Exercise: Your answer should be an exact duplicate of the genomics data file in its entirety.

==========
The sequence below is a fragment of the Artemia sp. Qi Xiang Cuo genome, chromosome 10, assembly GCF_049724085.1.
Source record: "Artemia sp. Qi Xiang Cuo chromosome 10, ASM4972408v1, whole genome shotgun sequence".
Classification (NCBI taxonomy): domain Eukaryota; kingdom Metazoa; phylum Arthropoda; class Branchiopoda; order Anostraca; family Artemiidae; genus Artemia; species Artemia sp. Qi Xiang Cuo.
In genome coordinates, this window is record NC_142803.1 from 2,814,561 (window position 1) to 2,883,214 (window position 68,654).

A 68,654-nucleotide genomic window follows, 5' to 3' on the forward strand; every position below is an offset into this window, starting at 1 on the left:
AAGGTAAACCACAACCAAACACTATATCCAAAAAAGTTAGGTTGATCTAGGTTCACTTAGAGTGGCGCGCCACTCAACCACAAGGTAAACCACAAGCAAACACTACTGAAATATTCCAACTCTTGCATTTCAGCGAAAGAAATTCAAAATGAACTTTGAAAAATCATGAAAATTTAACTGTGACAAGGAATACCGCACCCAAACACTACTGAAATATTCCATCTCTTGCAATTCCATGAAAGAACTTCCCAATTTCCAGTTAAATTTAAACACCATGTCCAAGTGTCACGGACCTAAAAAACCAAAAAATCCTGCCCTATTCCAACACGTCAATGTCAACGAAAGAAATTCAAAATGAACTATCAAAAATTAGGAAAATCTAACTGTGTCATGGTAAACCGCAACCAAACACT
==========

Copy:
The sequence below is a fragment of the Artemia sp. Qi Xiang Cuo genome, chromosome 10, assembly GCF_049724085.1.
Source record: "Artemia sp. Qi Xiang Cuo chromosome 10, ASM4972408v1, whole genome shotgun sequence".
Classification (NCBI taxonomy): domain Eukaryota; kingdom Metazoa; phylum Arthropoda; class Branchiopoda; order Anostraca; family Artemiidae; genus Artemia; species Artemia sp. Qi Xiang Cuo.
In genome coordinates, this window is record NC_142803.1 from 2,814,561 (window position 1) to 2,883,214 (window position 68,654).

A 68,654-nucleotide genomic window follows, 5' to 3' on the forward strand; every position below is an offset into this window, starting at 1 on the left:
AAGGTAAACCACAACCAAACACTATATCCAAAAAAGTTAGGTTGATCTAGGTTCACTTAGAGTGGCGCGCCACTCAACCACAAGGTAAACCACAAGCAAACACTACTGAAATATTCCAACTCTTGCATTTCAGCGAAAGAAATTCAAAATGAACTTTGAAAAATCATGAAAATTTAACTGTGACAAGGAATACCGCACCCAAACACTACTGAAATATTCCATCTCTTGCAATTCCATGAAAGAACTTCCCAATTTCCAGTTAAATTTAAACACCATGTCCAAGTGTCACGGACCTAAAAAACCAAAAAATCCTGCCCTATTCCAACACGTCAATGTCAACGAAAGAAATTCAAAATGAACTATCAAAAATTAGGAAAATCTAACTGTGTCATGGTAAACCGCAACCAAACACT